Diplomats in charge of world trade talks challenged countries on Tuesday to abandon long-held positions and make very painful compromises on farm and industrial goods to salvage a deal.
Their proposals are seen as possibly the last chance to save the so-called Doha round of trade talks, which has lurched from crisis to crisis since it was launched in Qatar in 2001 to help lift millions of people out of poverty.
In an attempt to break the deadlock, diplomats chairing the WTO negotiations floated detailed texts spelling out ranges of cuts for farm subsidies and a formula for import tariff cuts for agricultural and industrial goods.
Some of those narrow ranges or target numbers or technical draft text will be very painful, for sure. But that pain will be required to get agreement, said New Zealand's ambassador to the WTO, Crawford Falconer, who chairs the agriculture negotiations.
While countries will undoubtedly find faults with the new texts, what separates members today is smaller than what unites them, WTO Director General Pascal Lamy said.
It is essential that members focus efforts into overcoming those differences, Lamy added, noting there was already an impressive deal within reach.
Under Falconer's plan, the United States would have to cut a ceiling for farm subsidies to between $13 billion and $16.4 billion a year, lower than its offer of $17 billion.
The European Union would have to cut its highest tariffs on farm imports by 73 percent, more than its offer of 60 percent.
Don Stephenson, Canada's ambassador to the WTO and chairman of the industrial goods talks, said countries needed to search for balance between their competing interests.
This text is a bridging exercise, he told a Geneva news conference after proposing developing nations should accept deeper cuts to manufacturing tariffs.
The texts leave many difficult issues unresolved, but provide a framework for countries to work toward a final agreement by early 2008.
Both chairs deserve a lot of credit putting together papers that are going to challenge everybody, but are not completely out of the universe, a Bush administration official said.
Developing countries would have tariffs for industrial goods below 12 percent on average and only a handful would have them above 15 percent, although the poorest countries would be permitted to maintain higher average duties.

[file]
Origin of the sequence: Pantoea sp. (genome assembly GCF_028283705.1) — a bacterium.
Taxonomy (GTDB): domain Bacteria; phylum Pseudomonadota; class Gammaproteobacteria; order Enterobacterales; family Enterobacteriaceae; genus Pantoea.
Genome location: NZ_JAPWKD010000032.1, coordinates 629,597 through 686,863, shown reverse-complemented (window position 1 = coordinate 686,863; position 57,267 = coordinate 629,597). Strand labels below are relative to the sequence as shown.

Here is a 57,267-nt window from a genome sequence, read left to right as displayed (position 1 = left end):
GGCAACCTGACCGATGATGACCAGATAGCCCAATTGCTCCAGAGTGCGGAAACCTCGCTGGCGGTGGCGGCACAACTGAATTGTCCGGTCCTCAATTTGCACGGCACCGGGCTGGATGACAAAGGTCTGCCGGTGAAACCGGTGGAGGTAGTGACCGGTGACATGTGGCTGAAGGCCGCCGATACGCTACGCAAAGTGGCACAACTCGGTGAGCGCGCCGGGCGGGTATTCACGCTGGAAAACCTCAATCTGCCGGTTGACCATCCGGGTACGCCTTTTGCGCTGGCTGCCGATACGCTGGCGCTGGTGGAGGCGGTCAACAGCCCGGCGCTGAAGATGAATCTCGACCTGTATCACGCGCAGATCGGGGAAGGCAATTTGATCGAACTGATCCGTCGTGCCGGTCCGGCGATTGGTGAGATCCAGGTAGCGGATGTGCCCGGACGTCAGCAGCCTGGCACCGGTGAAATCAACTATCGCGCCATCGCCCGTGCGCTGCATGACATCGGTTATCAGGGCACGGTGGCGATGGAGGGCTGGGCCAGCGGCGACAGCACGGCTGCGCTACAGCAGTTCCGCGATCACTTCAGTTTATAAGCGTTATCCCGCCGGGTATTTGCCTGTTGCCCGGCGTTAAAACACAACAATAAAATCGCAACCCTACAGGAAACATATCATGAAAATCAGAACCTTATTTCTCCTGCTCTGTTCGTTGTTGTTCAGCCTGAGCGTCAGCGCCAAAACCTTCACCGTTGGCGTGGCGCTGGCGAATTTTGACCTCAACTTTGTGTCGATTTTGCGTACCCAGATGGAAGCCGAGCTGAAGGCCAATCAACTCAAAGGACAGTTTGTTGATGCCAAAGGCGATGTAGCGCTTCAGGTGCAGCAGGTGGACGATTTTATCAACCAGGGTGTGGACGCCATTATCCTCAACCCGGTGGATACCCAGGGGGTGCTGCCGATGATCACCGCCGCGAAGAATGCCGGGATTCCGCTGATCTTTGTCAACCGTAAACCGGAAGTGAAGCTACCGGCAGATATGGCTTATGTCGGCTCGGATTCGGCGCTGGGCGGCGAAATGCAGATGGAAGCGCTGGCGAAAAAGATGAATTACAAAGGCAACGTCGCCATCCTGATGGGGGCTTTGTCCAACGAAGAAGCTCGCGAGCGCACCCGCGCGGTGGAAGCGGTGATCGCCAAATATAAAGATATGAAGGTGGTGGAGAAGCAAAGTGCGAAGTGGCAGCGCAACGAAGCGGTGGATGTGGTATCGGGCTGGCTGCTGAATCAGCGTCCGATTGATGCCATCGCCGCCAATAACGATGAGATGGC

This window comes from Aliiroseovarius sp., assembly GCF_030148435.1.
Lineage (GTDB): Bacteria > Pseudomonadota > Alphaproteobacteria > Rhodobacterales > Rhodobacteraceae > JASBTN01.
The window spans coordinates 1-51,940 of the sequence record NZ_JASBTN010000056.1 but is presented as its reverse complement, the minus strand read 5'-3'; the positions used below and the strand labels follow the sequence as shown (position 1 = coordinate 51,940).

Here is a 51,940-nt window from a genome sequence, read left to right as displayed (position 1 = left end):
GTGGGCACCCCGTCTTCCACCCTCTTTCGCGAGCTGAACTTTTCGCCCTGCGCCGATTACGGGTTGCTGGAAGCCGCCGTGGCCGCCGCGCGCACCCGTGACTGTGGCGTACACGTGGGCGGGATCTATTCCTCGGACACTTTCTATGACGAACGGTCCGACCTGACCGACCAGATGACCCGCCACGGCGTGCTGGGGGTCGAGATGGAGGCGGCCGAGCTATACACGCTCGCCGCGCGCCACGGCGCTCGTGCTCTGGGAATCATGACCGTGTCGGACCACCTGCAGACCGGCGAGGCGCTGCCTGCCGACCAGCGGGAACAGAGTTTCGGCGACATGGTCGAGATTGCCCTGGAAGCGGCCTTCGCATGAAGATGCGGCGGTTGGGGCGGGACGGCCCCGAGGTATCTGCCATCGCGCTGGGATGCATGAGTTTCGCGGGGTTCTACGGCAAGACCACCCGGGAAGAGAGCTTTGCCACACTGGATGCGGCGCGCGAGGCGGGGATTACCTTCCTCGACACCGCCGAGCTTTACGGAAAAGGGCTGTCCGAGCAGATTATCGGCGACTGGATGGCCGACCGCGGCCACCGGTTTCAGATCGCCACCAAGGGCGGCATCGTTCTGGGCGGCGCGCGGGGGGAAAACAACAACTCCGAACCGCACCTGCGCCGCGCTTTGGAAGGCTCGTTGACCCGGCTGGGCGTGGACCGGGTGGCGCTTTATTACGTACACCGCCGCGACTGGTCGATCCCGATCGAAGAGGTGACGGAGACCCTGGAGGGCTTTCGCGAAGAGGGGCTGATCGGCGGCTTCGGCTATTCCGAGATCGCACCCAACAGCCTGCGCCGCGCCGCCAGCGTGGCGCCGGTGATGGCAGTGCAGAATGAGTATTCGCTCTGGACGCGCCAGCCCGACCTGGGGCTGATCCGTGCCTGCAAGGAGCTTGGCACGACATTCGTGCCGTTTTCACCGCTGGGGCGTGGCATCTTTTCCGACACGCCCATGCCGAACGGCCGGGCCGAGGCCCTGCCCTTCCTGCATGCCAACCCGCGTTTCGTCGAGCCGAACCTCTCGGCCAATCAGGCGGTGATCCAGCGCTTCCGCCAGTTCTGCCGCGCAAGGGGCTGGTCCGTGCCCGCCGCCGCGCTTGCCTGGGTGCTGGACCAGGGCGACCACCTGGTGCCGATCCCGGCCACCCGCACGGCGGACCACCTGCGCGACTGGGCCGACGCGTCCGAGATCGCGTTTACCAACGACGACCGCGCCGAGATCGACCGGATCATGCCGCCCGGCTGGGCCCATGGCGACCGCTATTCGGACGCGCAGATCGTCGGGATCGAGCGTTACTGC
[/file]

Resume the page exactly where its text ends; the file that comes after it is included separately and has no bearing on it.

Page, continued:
Developed countries should cut tariffs to below 3 percent on average, with peaks, or individually high duties, under 10 percent, Stephenson said.
Trade diplomats say reactions to the proposals from WTO countries will determine whether the Doha round can be wrapped up in 2007. WTO chief Pascal Lamy has warned that without a deal this year, the talks could be put on ice for several years.
The EU welcomed the proposals as a useful step forward, but warned it had important concerns and other significant issues in the negotiations that are not included in these texts.
The United States, India and Brazil, other core members of the WTO, said it was too early to comment, although Washington said it hoped the new texts could pave the way for a deal.
U.S. business groups called the texts a sign of progress, but urged negotiators to push for a final formula that would require advanced developing countries like Brazil, Argentina and India to make deeper industrial tariff cuts.
Disputes over farm and industrial goods have dogged the Doha round negotiations for years.
If the chairs' proposals are well-received, diplomats say trade ministers could be called to Geneva this fall for another try at concluding the deal that the World Bank says could add $96 billion annually to the global economy.
This deal is still doable, Stephenson said. This deal is still within the members' grasp if they want it.
(Additional reporting by William Schomberg in Brussels)